In normal circumstances, these conditions would be somewhat controllable - or at least not subject to intense medical attention.
If we take a closer look:
They include the usual array of lifestyle complaints, such as obesity, high blood pressure, and heart disease. Even lesser complaints like the common cold can also take on a new mantle with in-water activities.
Diving and having a heart attack is one of the health issues recreational scuba divers should be most concerned about. You might expect that decompression illness (e.g. the bends), or an air embolism would create the highest risk of mortality for divers.
In fact, data from the Divers Alert Network (DAN) suggest that cardiovascular disease is the cause of 15% of scuba fatalities. CVD includes significant medical health problems, including:
Furthermore, elevated cholesterol levels, age (40+), and smoking, are all attributed to the most common risk factors. In addition to taking frequent medical evaluations, other risk-reducing steps include:
A wide range of potential problems can give rise to extreme distress. Typically, they include too-quick ascents (or descents), insufficient air supply, and not being able to gauge a proper response - frequently due to panic.
Often, the result will be a rapid ascent. Experts have cited this as a major contributory factor resulting in the diver deaths that they investigated.
Events which act as the trigger can be attributed to poor experience, and in some cases, super-confidence in one's ability (e.g. negligence).
Why is this important?
In a nutshell, it means you are diving beyond your limit. It may be in varying situations (e.g. wreck penetration) or at different skill or experience levels.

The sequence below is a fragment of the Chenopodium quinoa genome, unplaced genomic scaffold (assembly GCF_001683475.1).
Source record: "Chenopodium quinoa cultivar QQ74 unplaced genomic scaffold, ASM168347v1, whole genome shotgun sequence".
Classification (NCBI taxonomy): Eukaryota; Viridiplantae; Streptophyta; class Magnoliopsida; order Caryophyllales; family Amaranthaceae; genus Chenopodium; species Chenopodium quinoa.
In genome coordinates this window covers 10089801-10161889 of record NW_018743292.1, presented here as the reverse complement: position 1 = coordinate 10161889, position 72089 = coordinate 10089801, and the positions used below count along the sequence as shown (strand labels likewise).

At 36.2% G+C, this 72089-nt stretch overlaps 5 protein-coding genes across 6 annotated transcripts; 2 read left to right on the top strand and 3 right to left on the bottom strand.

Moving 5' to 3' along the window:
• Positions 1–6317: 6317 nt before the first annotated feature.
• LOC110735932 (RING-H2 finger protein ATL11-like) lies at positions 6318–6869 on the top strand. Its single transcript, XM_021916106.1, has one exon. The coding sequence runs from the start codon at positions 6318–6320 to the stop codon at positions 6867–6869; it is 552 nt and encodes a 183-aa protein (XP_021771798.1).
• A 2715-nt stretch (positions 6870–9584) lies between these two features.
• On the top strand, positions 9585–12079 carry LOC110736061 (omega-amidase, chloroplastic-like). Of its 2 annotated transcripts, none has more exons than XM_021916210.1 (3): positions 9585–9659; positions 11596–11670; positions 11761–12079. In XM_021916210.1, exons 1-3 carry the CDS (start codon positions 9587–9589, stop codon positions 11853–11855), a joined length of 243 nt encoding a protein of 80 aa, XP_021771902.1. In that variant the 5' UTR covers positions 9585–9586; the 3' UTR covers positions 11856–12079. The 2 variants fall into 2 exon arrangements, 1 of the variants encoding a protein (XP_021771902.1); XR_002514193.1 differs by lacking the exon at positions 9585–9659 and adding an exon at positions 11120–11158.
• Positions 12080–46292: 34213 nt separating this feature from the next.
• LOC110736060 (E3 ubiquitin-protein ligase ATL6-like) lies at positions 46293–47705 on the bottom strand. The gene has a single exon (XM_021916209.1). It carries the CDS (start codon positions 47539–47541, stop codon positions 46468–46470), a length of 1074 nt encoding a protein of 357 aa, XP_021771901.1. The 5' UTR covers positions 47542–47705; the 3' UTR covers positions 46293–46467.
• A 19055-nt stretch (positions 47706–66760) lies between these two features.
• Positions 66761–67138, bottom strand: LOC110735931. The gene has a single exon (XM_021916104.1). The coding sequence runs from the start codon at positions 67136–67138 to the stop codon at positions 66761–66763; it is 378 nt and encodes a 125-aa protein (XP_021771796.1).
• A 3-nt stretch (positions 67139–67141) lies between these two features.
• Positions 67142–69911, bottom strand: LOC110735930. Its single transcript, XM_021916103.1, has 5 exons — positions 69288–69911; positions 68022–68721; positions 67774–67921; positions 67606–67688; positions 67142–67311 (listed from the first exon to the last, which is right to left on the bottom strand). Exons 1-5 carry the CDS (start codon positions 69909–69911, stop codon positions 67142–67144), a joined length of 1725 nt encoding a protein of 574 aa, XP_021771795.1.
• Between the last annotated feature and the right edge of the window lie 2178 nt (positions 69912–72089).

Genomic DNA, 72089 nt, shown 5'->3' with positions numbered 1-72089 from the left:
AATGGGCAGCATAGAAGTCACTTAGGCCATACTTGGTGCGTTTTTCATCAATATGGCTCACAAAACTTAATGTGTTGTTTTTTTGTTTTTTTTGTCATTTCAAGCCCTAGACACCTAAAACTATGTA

On descent, gas in the body cavities compresses - upon descent it expands. In extreme cases of rapid descent or ascent, this can cause tissue damage.
In ideal life, and in proper circumstances, the failure of dive equipment is rarely an issue. Even so, you should never use old or poorly-maintained dive gear.
More often than not, the diver will be unaware of the equipment malfunction or over confident in its use.
Situations can arise that start a chain of events leading to a stressed or panic reaction. Comfort and familiarity with all the different parts of scuba equipment is of paramount importance. Thus, you should be 'at one' with your dive gear.
Note: Another section explains the dangers of 'deadly tank valve turns' and how the practice is often taken for granted by experienced divers.
Floating at the surface of a pool or in open water, such as snorkel swimming, is a pastime enjoyed by many. Being a reasonable swimmer, and staying within the confines of your own abilities, is generally accepted as being both pleasurable and safe. Yet, deadly accidents still happen!
Once you submerge your body underwater, you are not 'swimming underwater'. You have entered an environment for which you and your body were not made.
The 'power' of water is not realized by most, especially people who don't know how to scuba. As an example, those who commit suicide by jumping into water from high bridges, usually die from impact injuries - not drowning.
Submerging your body in water brings about many physical and mental changes. This also applies to people with healthy bodies, even when wearing the very best equipment that money can buy.
So, even modern equipment cannot fully negate the effects of intense pressure. All it can do is make you feel as comfortable as possible with the pleasures of going down in the deep blue sea.
Whatever your diving abilities and experience - as with driving - accidents can and do happen. Accidents do not pick and choose. No one is immune!
Glib statistics can prove or disprove anything. But, an estimate worth taking note of is the fact that there is one diving death per 200,000 dives. Even so, that does not mean you have two hundred thousand lives.
Some will die on their first or second dive. Whilst others, and their fellow divers, may log a few thousand during their lifetime.
Statistics prove that the risk is a somewhat even spread between experienced and non-experienced divers. There is a likelihood that incidents that happen to experienced divers may be more life-threatening.
And why is this so? Put simply, it is because man will be man, and most men want to go that one step further than before! It is part of human nature.